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Ta’East Breaks Down Every Track On His ‘Okay, I’m Ready’ EP

Music
Photo by Nick Walker

Let’s get personal

Ta'East, hip-hop's freshest new voice, has been making a name for himself in the underground scene for quite some time. With the release of 2012's The Popular Stranger and 2013's Sonata, he played along as the underdog while working with some of the biggest names the industry has to offer (Travis Scott, Hit Boy, and B.J. The Chicago Kid to name a few!), but things are different this time. Ta'East is older and ready to leave his mark now more than ever with his latest EP, Okay, I'm Ready. 

Born in Kentucky, but raised in Oceanside, California, it wasn't always easy for the rapper who worked a nine-to-five job while simultaneously working on his music. He quit his job and was later evicted, but his struggle serves as the inspiration for his sound.

"At one point, I was just broke. I would look at my account and I would have $13 to my name, and I wouldn’t get paid until next Wednesday," he says. "That’s why I think I sound so aggressive in my music. That comes from a place of frustration—being an underdog, getting out of that valley, and climbing to the top.”

Now is his time to step into the spotlight and with Okay, I'm Ready, and if one thing is clear, it's that there's no stopping Ta'East. “People are like, you never gave up,” he says. “You have to understand, I come from nothing. And I think by showing face, if I open my mouth and tell you my story, you’re going to look at me, and be like ‘I can do that.’ The same way I looked at Hov and thought, ‘I can do that too.'"

Stream the whole EP and read the breakdown for each track, below. 

"Go Off"
"Go Off" was originally a reference [that] Hit Boy, Cairo, and myself worked on to shop to a few artists. I had the idea for the hook so we went in writing verses for it. It didn't end up getting placed with anyone so we revisited the beat as I was working on Okay, I'm Ready. I tweaked the hook a little and wrote new verses that catered to the way I was feeling at the time. I wanted to do something that paid homage to the influence The Notorious B.I.G. had on me while showcasing the artist I've become today. Since the drums had such a gritty feel, we went back and dirtied the track up even more with some distortion on my vocals. We wanted it to feel like I was rapping over a two-track to give you a raw, nostalgic feel. The second half of "Go Off" actually came while wrapping the EP. I had a lot of things on my mind that I wanted to put down at the time, so one day Cairo hopped in the car and told me he had just made the beat in 15 minutes, played it for me, and I knew exactly what I wanted to do with it.

"WithTheShit"
I've never felt like I've thoroughly expressed myself until I put this one down. It comes from a place of frustration and exhaustion. There was a time when I was traveling far for a job, from L.A. to Anaheim, when I moved to the city in 2013. I was waking up and breaking my back to make it to work on time, living check to check, but I knew I would become that person I'd always wanted to be. I was relentless in getting closer to my dreams and felt like I was getting to a point that I may have to do it by any means necessary. Cairo had always wanted to sample something from a movie, so it was instant when he heard the eeriness of the strings in "Under The Skin." Sonically, this was one of the harder songs to rap on, but I was up for it. I wanted to challenge my delivery to rhyme words that normally wouldn't rhyme. I was listening to a lot of Eminem at the time and I heard him do an Irish accent on the Relapse album so I went for a fake Jamaican accent on "WithTheShit" as well as "72-10" to show more skill and see how far I can stretch my vocal ability.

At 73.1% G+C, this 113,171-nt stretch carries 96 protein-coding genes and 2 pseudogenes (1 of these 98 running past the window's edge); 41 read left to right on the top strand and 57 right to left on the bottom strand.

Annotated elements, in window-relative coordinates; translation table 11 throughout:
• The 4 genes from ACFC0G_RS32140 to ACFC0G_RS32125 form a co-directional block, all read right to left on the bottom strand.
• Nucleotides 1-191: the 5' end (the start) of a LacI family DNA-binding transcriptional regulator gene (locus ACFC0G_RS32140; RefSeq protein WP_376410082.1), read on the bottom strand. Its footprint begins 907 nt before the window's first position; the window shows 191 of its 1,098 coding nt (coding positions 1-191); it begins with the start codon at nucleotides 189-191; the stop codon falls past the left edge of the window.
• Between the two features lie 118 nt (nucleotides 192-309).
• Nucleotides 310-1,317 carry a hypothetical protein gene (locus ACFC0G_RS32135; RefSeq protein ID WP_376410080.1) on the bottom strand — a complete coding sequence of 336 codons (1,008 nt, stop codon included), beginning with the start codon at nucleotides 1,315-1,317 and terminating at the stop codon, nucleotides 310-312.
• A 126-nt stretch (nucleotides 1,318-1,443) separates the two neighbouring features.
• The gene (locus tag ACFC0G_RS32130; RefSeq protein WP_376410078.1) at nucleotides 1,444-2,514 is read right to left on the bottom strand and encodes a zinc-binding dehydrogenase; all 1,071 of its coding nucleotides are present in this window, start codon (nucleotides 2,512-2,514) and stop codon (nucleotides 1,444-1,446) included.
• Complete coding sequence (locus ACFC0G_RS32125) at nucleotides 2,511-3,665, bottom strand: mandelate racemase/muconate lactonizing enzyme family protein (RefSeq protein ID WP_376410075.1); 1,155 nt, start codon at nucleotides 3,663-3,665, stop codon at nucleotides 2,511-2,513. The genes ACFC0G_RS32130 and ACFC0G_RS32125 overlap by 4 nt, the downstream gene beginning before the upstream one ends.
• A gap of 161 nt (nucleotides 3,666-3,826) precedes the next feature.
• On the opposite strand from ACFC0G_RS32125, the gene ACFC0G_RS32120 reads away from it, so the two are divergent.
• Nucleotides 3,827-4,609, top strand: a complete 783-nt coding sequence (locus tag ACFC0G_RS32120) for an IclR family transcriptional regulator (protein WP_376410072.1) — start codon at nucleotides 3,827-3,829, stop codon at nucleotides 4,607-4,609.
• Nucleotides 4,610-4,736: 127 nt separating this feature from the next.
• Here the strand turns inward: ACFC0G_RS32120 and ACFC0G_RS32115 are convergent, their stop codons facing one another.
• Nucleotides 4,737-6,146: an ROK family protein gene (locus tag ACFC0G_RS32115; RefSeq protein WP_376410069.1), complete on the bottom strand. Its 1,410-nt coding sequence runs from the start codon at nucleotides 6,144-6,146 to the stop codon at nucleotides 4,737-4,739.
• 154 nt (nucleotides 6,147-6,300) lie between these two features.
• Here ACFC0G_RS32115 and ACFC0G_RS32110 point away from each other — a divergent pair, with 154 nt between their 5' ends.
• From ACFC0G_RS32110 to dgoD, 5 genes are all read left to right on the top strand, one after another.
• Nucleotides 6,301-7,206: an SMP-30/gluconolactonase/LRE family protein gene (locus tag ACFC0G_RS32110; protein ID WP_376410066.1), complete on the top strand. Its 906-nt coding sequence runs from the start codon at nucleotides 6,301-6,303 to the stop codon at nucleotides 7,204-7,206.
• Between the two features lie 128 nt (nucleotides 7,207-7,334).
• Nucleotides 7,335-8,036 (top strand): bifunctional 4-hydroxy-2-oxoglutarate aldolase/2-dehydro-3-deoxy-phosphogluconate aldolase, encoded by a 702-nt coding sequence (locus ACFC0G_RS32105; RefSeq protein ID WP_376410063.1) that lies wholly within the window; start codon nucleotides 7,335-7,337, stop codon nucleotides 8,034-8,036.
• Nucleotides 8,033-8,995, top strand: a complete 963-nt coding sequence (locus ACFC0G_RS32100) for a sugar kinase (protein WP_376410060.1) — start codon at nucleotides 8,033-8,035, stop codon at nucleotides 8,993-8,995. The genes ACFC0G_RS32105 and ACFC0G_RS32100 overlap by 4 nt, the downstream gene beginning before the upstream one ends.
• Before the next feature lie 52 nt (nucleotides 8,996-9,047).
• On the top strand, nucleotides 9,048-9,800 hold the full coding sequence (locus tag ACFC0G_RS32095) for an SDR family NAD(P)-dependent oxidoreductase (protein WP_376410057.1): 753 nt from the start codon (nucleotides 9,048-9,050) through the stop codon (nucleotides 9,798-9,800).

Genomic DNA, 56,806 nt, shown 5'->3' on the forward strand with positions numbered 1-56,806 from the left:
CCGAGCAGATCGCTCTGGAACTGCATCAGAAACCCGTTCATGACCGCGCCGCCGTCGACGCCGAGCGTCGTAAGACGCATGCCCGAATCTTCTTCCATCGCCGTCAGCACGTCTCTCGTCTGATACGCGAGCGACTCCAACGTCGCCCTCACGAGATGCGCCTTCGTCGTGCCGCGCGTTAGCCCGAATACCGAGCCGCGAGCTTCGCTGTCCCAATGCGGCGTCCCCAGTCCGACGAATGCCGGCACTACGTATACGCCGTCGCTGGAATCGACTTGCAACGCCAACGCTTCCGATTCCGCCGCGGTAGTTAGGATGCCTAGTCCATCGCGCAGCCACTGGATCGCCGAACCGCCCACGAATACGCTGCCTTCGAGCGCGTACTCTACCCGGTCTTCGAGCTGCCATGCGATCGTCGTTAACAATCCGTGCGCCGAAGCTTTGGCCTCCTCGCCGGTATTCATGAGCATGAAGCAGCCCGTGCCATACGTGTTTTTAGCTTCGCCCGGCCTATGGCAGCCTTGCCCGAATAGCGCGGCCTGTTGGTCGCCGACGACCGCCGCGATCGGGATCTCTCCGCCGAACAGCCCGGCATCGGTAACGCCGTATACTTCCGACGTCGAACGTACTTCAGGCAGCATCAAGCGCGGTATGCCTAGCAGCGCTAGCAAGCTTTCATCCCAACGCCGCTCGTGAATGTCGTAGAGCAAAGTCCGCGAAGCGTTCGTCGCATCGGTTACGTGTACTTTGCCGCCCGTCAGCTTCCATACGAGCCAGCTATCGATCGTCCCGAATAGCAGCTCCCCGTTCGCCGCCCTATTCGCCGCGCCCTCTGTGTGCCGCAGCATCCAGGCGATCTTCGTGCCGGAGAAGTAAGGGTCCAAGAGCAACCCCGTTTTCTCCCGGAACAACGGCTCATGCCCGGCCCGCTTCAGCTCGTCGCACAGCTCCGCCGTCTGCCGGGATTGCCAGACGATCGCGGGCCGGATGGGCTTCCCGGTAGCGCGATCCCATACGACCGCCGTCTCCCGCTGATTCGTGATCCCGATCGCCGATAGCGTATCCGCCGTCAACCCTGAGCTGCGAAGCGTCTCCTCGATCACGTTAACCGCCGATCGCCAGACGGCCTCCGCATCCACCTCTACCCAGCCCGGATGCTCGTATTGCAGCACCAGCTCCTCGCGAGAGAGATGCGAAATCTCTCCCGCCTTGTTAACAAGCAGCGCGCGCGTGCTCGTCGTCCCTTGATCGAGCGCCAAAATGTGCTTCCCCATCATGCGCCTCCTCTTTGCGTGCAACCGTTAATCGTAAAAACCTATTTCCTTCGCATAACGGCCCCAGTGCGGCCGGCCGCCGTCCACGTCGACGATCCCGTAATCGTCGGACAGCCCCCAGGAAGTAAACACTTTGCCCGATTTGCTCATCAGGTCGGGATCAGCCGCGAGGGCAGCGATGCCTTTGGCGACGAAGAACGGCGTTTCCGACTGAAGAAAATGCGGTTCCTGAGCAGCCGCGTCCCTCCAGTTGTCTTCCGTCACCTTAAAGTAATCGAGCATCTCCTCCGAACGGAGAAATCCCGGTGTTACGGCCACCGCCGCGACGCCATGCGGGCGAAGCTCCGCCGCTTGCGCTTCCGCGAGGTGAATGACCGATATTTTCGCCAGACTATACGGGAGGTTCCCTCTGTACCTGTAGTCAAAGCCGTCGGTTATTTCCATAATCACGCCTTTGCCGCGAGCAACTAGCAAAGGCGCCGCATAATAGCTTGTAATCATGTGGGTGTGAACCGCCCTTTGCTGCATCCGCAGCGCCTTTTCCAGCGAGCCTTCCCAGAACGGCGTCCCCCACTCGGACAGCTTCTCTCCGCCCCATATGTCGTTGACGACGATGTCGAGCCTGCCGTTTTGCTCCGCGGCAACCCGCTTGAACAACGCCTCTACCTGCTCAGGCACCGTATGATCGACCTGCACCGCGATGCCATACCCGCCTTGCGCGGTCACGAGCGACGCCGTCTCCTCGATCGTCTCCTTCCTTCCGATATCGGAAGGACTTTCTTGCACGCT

"72-10"
This one is special to me because it was one of the first songs we did for that EP that solidified the sound that we've been building for eight years. "72-10" was a reaction to the things that happened to me over the last three years, but through reassurance and empowerment. I wanted to remind myself and everyone like me in my generation of where we came from and the things that influenced us while focusing on the positive. There's a very uplifting chant in the hook that is disguised in 808s and a sense of urgency in the sonics you can't quite put a finger on. It's a masterpiece. 
 
"N Word"
"N Word" has a lot of layers to it. It's pretty self-explanatory but it goes in so many directions. It's a rollercoaster in a sense because it starts out with "everybody wanna to be a nigga, but nobody wanna to be a nigga." There's a dosage of commentary on today's society and how much hip-hop has become the new pop culture of America while realizing the capitalism that comes with that. On the second half of the song, I wanted to speak on the stigmas of rappers and the backlash hip-hop has received over time. It's a moment of reaching for understanding. We're all products of our environment and we reflect our influences. The genius behind it is the layering... the trap elements with the violins, Malik Yusef's insight, the style of Young Lyxx and his lyrical content, as well as the two styles I approached the song with. The original version had a spoken word sample from a Def Poetry Jam special. We couldn't get the sample cleared so my engineer reached out to a few people to get ahold of Malik Yusef and he gave us some gems. 
 
"LYLA"
"LYLA" came from a place of vulnerability. I was in the darkest point in my life in the summer of 2015 with a number of things including some relationship issues, so I channeled that energy into a positive space. I was alone one day thinking about the perfect woman, thinking of everything I was looking for in a woman, so I came up with a storyline and was inspired by some of the women I admired most. I wanted to pay homage to Aaliyah and the influence her and Timbaland had on my overall sound—the same way I did with Biggie on "Go Off." We wanted a dark, cinematic feel, but with some of the elements of today's sound—that's why it's lead by 808s. I wanted to challenge myself again with melody, so I used my vocals to the best of my ability. Cairo reworked this beat at least 10 times to get the feel at 100 percent, then Preston came in toward the end and added some soul that took it over the top. 
 
"Twenty|Twenty"